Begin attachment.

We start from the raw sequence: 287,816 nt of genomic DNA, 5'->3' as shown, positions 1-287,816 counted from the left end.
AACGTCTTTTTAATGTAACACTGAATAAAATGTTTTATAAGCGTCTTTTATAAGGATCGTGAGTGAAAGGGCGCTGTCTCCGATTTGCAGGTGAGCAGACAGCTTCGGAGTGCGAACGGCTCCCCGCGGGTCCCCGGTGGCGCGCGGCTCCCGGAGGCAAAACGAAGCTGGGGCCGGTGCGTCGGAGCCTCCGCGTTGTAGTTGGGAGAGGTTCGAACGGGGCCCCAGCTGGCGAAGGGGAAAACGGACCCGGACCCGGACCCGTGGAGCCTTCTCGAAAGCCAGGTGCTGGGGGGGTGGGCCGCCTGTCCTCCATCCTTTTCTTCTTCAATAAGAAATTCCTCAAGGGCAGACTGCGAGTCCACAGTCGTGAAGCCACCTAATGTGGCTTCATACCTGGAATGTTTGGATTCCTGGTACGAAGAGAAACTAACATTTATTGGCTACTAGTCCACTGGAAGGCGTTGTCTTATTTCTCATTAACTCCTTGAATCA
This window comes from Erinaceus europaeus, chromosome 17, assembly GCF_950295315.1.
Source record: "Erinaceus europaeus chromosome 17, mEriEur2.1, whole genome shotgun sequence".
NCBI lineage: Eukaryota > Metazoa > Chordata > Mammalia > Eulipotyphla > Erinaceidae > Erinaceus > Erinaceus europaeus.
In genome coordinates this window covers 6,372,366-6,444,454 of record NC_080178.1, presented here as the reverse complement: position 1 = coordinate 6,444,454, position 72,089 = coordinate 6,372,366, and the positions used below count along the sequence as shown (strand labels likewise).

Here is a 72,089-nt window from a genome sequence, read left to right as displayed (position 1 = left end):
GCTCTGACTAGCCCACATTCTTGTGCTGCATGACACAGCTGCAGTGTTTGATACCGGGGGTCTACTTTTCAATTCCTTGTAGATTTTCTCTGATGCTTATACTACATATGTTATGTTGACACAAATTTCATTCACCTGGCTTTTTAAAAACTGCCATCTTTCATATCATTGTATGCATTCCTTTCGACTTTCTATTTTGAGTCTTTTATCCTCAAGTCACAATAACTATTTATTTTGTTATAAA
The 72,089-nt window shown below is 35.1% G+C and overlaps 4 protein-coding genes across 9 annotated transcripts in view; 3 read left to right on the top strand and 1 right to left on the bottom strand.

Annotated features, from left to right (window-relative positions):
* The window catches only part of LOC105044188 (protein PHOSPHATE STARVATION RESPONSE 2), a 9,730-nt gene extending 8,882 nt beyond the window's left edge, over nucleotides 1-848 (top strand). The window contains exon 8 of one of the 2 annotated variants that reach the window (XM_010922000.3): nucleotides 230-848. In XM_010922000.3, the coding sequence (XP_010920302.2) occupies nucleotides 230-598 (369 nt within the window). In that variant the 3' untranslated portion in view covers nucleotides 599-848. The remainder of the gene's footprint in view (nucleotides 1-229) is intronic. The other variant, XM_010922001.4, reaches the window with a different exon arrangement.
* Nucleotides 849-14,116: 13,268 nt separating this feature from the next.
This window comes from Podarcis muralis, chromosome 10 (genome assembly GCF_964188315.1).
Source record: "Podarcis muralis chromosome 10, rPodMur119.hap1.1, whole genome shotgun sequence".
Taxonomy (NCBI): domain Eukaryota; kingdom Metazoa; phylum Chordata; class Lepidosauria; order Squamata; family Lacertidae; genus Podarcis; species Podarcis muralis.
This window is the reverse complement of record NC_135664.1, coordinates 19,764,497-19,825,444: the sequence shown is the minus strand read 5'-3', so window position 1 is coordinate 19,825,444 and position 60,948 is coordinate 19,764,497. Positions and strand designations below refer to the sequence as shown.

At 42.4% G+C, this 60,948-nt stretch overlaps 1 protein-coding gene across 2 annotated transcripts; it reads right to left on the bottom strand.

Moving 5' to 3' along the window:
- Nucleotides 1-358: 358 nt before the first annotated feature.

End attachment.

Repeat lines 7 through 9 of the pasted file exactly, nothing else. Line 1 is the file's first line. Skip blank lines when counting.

Here is a 72,089-nt window from a genome sequence, read left to right as displayed (position 1 = left end):
GCTCTGACTAGCCCACATTCTTGTGCTGCATGACACAGCTGCAGTGTTTGATACCGGGGGTCTACTTTTCAATTCCTTGTAGATTTTCTCTGATGCTTATACTACATATGTTATGTTGACACAAATTTCATTCACCTGGCTTTTTAAAAACTGCCATCTTTCATATCATTGTATGCATTCCTTTCGACTTTCTATTTTGAGTCTTTTATCCTCAAGTCACAATAACTATTTATTTTGTTATAAA
The 72,089-nt window shown below is 35.1% G+C and overlaps 4 protein-coding genes across 9 annotated transcripts in view; 3 read left to right on the top strand and 1 right to left on the bottom strand.